On October 11, Susan Einbinder inaugurated this year’s LCL Lecture Series with her talk “Bone, Stone, and Text: Tàrrega 1348.” Eibinder, who is a professor of Hebrew & Judaic Studies and of Comparative Literature, has earned many of the most prestigious fellowships in the humanities including a Guggenheim, and fellowships at the Center for Advanced Studies at Princeton and at the National Center for the Humanities in Research Triangle Park, NC among others. Her talk presented a case study from her forthcoming book After the Black Death: Plague and Commemoration among Iberian Jews (University of Pennsylvania, 2018) that explores the history of Jewish persecution and its representations during the Black Death in Spain.
Eibinder’s talk gracefully layered archeological findings, a patchy historical record, and eyewitness representations of the events, some of them poetic, to weave together a complex narrative about a massacre of Jews that occurred at Tàrrega, just north of Barcelona, following an outbreak of the plague in 1348. Einbinder reconstructs what she can of the sequence of causes and motives leading to and then following from the massacre. As she does so, she articulates what is particular about the massacre in Tàrrega even as she connects it to a longer chain of Jewish persecutions in response to the Black Death across Europe. Her careful vetting of the evidence then itself becomes a platform from which she asks her audience to recognize conventions that tend to organize testimonies about persecution and violence. She describes how such narratives tend to cast victims and victimizers in fairly stark opposition for reasons that include scriptural tradition, poetic, cultural, and narrative convention, as well as a psychological need to apportion blame unambiguously.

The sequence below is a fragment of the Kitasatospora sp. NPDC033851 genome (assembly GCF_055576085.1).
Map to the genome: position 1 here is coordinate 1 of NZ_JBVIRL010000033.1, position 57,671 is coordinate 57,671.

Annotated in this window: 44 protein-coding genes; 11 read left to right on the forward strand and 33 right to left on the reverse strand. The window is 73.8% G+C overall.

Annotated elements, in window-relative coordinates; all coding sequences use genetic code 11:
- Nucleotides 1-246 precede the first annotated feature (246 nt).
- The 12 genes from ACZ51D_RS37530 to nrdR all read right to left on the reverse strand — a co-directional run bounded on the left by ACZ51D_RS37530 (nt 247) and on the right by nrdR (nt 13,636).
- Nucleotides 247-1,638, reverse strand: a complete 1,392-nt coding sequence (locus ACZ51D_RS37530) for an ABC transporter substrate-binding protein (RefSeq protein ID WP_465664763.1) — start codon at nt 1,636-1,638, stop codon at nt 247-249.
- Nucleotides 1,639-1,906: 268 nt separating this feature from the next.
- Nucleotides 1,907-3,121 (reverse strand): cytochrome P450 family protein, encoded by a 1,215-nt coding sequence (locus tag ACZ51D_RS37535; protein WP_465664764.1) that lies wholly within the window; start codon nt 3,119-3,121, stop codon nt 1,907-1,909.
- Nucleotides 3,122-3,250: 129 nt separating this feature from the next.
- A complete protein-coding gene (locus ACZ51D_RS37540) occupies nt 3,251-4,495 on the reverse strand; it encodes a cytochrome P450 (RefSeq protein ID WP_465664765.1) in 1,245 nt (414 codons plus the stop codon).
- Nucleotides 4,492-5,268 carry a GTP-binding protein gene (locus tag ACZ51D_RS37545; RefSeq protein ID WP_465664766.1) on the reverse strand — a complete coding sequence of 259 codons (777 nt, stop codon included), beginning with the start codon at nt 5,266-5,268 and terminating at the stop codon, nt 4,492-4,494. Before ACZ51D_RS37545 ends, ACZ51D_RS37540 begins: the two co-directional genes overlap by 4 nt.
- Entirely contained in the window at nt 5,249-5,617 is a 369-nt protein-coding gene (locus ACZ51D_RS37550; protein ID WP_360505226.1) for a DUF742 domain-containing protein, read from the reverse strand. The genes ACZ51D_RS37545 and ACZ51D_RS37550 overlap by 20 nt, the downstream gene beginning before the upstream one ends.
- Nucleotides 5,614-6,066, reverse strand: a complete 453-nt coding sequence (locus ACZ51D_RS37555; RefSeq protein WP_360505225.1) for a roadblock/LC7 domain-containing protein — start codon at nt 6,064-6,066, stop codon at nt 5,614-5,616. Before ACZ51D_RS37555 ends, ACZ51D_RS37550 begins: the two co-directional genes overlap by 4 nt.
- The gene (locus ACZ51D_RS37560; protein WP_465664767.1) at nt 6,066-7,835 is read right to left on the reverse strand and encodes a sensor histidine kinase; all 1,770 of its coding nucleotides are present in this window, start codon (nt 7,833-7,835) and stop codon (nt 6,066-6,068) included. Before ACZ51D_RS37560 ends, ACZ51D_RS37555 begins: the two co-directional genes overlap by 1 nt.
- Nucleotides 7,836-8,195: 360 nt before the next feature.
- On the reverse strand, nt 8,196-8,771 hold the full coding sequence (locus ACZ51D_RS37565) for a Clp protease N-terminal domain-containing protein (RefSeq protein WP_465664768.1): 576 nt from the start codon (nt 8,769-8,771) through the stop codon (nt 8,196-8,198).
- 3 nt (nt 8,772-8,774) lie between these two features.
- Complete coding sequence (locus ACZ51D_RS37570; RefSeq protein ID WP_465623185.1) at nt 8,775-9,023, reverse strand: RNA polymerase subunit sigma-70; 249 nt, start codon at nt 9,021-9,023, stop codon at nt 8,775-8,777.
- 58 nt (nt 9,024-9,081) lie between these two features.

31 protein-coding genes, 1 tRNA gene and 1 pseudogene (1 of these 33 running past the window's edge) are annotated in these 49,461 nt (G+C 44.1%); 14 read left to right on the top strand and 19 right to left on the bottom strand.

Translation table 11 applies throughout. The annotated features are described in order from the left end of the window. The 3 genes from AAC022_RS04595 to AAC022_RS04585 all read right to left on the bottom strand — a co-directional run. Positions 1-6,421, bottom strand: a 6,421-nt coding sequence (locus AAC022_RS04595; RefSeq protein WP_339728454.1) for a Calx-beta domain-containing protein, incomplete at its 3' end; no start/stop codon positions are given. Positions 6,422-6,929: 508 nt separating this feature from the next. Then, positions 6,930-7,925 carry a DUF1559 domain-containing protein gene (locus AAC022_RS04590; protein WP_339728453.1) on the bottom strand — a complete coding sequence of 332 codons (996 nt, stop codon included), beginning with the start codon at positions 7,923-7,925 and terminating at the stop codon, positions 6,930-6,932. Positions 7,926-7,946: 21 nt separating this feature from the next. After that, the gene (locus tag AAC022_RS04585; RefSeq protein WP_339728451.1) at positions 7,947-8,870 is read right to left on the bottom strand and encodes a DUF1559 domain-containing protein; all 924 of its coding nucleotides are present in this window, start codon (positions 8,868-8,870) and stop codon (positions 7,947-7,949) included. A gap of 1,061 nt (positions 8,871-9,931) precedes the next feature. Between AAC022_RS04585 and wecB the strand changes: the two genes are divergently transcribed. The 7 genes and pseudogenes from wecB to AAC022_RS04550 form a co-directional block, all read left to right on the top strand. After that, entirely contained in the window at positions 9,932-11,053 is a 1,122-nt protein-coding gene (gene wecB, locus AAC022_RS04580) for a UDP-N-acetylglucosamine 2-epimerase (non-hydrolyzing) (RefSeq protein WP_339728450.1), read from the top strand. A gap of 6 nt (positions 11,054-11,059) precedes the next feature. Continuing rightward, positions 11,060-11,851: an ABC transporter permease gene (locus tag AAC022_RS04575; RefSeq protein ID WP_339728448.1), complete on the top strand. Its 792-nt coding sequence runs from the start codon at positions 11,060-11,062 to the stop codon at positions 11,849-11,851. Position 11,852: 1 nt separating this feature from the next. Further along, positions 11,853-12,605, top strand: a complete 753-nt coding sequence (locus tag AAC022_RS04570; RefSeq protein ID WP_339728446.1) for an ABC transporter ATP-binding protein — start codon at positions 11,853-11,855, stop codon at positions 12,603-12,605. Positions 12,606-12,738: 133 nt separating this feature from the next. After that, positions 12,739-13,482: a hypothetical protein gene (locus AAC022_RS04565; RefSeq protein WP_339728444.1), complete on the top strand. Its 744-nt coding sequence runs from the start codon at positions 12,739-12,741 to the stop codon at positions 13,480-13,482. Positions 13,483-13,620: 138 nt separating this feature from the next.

The case of Tàrrega was one in which the violence against Jews was particularly unsparing, and yet, even here we find deviations from the script that neatly divides antagonists and victims. Though the murders at Tàrrega were at least partly the result of religious intolerance among its Catholic inhabitants, counter-intuitively the Catholic court stepped in to punish the perpetrators, including even the mayor and other notables. And yet, although the court imposed fines and required that the town reconstruct its Jewish Quarter, in the end, it never followed through on most of its sanctions. As a result, the few records that have come down to us suggest that those Jews who did survive did not feel safe enough to return to their former homes. And though the evidence suggests a harrowing level of persecution, it turns out that many towns did not experience the levels of violence witnessed in Tàrrega. Ultimately, Einbinder’s work points to a need for special attention when we encounter persecution narratives, not in the aim of dismissing them, but instead with an eye towards restoring what we can of the specificity that they often conceal. What is at stake is not only a better understanding of the causes of ethnic violence, but also a better history and knowledge of how language is used to mobilize, commemorate, denounce or rationalize collective violence.